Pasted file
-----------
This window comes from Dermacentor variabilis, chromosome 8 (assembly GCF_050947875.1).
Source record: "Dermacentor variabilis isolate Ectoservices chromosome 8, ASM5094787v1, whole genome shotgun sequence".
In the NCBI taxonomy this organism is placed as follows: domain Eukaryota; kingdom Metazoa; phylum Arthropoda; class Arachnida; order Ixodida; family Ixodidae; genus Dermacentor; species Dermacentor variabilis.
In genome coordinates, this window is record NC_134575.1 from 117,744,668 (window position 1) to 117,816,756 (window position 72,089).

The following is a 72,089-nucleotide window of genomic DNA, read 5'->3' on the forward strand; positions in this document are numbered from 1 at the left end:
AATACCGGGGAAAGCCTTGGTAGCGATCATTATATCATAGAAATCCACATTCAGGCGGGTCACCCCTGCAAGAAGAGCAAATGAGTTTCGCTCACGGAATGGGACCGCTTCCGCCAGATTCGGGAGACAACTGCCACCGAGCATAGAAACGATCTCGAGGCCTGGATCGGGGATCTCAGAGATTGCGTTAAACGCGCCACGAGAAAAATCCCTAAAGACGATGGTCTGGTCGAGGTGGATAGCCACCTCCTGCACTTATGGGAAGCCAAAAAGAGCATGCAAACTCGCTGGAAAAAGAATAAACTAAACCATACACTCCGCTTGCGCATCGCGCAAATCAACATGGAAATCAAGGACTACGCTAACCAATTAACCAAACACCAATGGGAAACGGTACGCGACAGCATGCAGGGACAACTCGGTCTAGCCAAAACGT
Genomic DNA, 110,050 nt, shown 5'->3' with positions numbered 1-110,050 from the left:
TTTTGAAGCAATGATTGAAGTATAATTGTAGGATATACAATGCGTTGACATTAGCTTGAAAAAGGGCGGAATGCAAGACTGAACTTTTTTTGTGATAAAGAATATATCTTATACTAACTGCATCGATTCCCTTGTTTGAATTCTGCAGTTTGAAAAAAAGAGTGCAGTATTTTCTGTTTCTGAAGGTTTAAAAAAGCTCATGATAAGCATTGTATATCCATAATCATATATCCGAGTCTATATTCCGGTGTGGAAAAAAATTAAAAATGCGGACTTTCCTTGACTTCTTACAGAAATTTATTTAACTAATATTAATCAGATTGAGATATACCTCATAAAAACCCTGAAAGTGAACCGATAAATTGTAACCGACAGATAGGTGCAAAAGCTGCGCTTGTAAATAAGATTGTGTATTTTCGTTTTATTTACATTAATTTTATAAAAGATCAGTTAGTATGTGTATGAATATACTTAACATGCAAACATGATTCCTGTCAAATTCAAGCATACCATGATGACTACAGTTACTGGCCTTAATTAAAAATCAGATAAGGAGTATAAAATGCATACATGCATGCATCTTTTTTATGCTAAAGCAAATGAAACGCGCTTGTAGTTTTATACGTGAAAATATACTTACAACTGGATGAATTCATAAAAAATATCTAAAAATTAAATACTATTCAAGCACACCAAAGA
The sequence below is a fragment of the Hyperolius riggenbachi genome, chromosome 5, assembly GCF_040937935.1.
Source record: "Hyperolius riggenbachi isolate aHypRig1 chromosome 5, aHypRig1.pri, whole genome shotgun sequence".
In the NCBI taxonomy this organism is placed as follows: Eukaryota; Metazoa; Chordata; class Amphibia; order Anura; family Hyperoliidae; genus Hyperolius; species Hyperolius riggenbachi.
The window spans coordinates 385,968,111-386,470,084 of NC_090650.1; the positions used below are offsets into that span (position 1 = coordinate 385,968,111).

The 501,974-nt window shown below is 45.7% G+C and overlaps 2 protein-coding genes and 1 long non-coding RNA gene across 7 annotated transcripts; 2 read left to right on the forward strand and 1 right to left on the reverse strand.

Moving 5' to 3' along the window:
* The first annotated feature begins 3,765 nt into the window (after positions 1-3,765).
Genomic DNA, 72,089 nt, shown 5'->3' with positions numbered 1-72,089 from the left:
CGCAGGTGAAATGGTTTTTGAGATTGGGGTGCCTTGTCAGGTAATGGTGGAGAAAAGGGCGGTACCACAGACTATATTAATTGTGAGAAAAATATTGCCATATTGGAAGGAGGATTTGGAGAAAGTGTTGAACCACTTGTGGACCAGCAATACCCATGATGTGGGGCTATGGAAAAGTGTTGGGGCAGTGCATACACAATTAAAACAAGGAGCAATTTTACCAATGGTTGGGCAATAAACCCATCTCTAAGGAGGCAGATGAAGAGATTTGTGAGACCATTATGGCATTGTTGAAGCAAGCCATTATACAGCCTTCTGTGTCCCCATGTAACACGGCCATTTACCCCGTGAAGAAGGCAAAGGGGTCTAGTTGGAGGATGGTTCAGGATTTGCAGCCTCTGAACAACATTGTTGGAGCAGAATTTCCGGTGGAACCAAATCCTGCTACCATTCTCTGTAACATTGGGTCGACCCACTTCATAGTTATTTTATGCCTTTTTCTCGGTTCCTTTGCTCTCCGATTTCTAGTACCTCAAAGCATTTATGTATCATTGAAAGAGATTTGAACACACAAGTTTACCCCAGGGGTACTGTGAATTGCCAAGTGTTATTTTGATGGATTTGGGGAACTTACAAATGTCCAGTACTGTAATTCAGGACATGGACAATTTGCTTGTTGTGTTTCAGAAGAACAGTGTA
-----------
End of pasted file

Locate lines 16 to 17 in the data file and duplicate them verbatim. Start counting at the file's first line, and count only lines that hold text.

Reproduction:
Genomic DNA, 72,089 nt, shown 5'->3' with positions numbered 1-72,089 from the left:
CGCAGGTGAAATGGTTTTTGAGATTGGGGTGCCTTGTCAGGTAATGGTGGAGAAAAGGGCGGTACCACAGACTATATTAATTGTGAGAAAAATATTGCCATATTGGAAGGAGGATTTGGAGAAAGTGTTGAACCACTTGTGGACCAGCAATACCCATGATGTGGGGCTATGGAAAAGTGTTGGGGCAGTGCATACACAATTAAAACAAGGAGCAATTTTACCAATGGTTGGGCAATAAACCCATCTCTAAGGAGGCAGATGAAGAGATTTGTGAGACCATTATGGCATTGTTGAAGCAAGCCATTATACAGCCTTCTGTGTCCCCATGTAACACGGCCATTTACCCCGTGAAGAAGGCAAAGGGGTCTAGTTGGAGGATGGTTCAGGATTTGCAGCCTCTGAACAACATTGTTGGAGCAGAATTTCCGGTGGAACCAAATCCTGCTACCATTCTCTGTAACATTGGGTCGACCCACTTCATAGTTATTTTATGCCTTTTTCTCGGTTCCTTTGCTCTCCGATTTCTAGTACCTCAAAGCATTTATGTATCATTGAAAGAGATTTGAACACACAAGTTTACCCCAGGGGTACTGTGAATTGCCAAGTGTTATTTTGATGGATTTGGGGAACTTACAAATGTCCAGTACTGTAATTCAGGACATGGACAATTTGCTTGTTGTGTTTCAGAAGAACAGTGTA